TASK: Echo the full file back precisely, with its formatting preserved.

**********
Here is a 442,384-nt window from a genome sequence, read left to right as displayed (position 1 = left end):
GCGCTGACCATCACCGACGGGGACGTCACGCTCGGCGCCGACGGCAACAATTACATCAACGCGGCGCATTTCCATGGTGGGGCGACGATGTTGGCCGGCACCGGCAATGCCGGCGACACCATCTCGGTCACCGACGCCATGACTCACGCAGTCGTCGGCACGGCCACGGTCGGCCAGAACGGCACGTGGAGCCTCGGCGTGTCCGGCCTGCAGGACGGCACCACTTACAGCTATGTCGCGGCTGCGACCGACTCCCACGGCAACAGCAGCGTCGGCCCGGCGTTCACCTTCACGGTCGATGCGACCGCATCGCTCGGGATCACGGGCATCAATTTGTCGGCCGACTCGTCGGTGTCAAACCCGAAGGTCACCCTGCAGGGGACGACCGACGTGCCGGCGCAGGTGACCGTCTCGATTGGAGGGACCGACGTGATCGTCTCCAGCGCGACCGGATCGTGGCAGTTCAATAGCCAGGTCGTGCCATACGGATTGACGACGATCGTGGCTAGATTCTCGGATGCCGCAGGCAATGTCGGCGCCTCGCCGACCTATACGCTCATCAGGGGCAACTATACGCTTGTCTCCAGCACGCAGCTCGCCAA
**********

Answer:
Here is a 442,384-nt window from a genome sequence, read left to right as displayed (position 1 = left end):
GCGCTGACCATCACCGACGGGGACGTCACGCTCGGCGCCGACGGCAACAATTACATCAACGCGGCGCATTTCCATGGTGGGGCGACGATGTTGGCCGGCACCGGCAATGCCGGCGACACCATCTCGGTCACCGACGCCATGACTCACGCAGTCGTCGGCACGGCCACGGTCGGCCAGAACGGCACGTGGAGCCTCGGCGTGTCCGGCCTGCAGGACGGCACCACTTACAGCTATGTCGCGGCTGCGACCGACTCCCACGGCAACAGCAGCGTCGGCCCGGCGTTCACCTTCACGGTCGATGCGACCGCATCGCTCGGGATCACGGGCATCAATTTGTCGGCCGACTCGTCGGTGTCAAACCCGAAGGTCACCCTGCAGGGGACGACCGACGTGCCGGCGCAGGTGACCGTCTCGATTGGAGGGACCGACGTGATCGTCTCCAGCGCGACCGGATCGTGGCAGTTCAATAGCCAGGTCGTGCCATACGGATTGACGACGATCGTGGCTAGATTCTCGGATGCCGCAGGCAATGTCGGCGCCTCGCCGACCTATACGCTCATCAGGGGCAACTATACGCTTGTCTCCAGCACGCAGCTCGCCAA